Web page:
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Press Release


Despite the temporary derogation from systematic checks, delays will be unavoidable during the holiday period.

State Secretary Boštjan Šefic has given a statement to the press in which he presented the conclusions of the meeting of the Borders Working Group that took place in Brussels on 12 April 2017 and the measures that Slovenia will implement with regard to systematic checks at external Schengen borders during the forthcoming holidays.

"Slovenia is a member of the Schengen area and we cover the border between Slovenia and Croatia, which is one of the busiest Schengen borders." Slovenia has an extremely important role and is a defender of the Schengen area. We have always been diligent in the task of defending our border and will continue to perform this task seriously and responsibly in the future.

The provisions of the Regulation introducing systematic checks at external Schengen borders entered into force on 7 April. Under these provisions, checks are carried out at the border for nationals of third countries and EU citizens. In practice this means that travellers are subjected to systematic checks of their identity and citizenship and of the authenticity and validity of their international travel documents in multiple databases: the Schengen Information System (SIS), the Interpol database on stolen and lost travel documents, and national databases containing information on stolen, misappropriated, lost and invalidated travel documents.

The State Secretary said that Slovenia had already drawn attention, during the drafting of the Regulation, to the disproportionate nature of this measure, which will lead in practice to long queues. We believe that checking all travellers without logical exceptions is not a measure that is proportionate to the aims of the Regulation. Slovenia therefore called for a wider range of exemptions from systematic checks (e.g. children up to 12 years old and minors travelling with their parents, students on organised trips, elderly people travelling in organised group, holders of border traffic permits). Unfortunately our proposal did not receive sufficient support.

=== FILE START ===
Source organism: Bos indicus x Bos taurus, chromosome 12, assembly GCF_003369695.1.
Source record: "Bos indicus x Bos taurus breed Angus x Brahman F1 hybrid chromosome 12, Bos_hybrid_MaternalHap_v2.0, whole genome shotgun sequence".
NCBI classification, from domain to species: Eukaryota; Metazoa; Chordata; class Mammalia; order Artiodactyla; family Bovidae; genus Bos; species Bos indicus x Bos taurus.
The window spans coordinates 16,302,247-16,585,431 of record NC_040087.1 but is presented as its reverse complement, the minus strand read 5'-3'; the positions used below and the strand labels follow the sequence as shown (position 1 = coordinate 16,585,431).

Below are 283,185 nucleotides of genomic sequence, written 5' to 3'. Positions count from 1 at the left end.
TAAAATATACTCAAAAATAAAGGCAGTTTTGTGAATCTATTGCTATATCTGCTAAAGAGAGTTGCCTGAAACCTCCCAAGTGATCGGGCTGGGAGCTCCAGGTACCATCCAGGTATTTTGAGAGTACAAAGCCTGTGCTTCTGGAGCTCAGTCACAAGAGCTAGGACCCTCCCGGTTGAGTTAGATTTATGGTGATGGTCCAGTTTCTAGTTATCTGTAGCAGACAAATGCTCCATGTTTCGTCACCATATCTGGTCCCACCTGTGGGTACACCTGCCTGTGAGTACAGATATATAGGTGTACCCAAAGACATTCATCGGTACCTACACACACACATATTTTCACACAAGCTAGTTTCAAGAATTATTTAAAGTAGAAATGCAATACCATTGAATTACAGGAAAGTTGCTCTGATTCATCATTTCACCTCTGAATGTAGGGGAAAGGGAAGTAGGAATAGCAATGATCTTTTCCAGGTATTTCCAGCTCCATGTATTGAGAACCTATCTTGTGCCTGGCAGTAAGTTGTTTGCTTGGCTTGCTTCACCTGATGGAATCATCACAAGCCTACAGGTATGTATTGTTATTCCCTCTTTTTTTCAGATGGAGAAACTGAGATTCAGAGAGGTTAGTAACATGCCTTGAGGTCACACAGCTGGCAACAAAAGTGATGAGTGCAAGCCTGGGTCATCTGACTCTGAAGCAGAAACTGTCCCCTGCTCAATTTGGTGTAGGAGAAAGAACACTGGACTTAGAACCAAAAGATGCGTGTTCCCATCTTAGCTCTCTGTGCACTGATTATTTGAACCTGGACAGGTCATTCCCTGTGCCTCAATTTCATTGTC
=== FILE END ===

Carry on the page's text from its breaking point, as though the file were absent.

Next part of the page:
"It has turned out that we were right, and implementation of the new provision of the Regulation has caused considerable difficulties in practice, including delays at our border crossings and dissatisfaction among travellers." We should point out that we were already expecting increased traffic, since Easter holidays have already begun in some countries. As a transit country, Slovenia would in any case be experiencing above-average traffic in this period. Waiting times to cross the border are on average four to five times longer, while the scope of checks has increased tenfold compared to last year. "Once again I would like to emphasise that Slovenia has not abandoned systematic border checks, as reported by some media; but last weekend we adopted and, as necessary, implemented measures to reduce waiting times at border crossings. Such measures are envisaged and permitted by the Schengen Borders Code."

Over the past few days we have had numerous discussions with representatives of the Republic of Croatia, at both the political and operational levels, since – as our Croatian counterparts have informed us – Croatia has experienced major difficulties, above all with the information system, the level of technical equipment and the number of police officers at the border. We have sent the European Commission an exhaustive report on incidents at the border during the past weekend. Today a working meeting of representatives of the Borders Working Group took place in Brussels for the purpose of comparing experiences and clarifying the open questions that have appeared in the first days of implementation of the Regulation.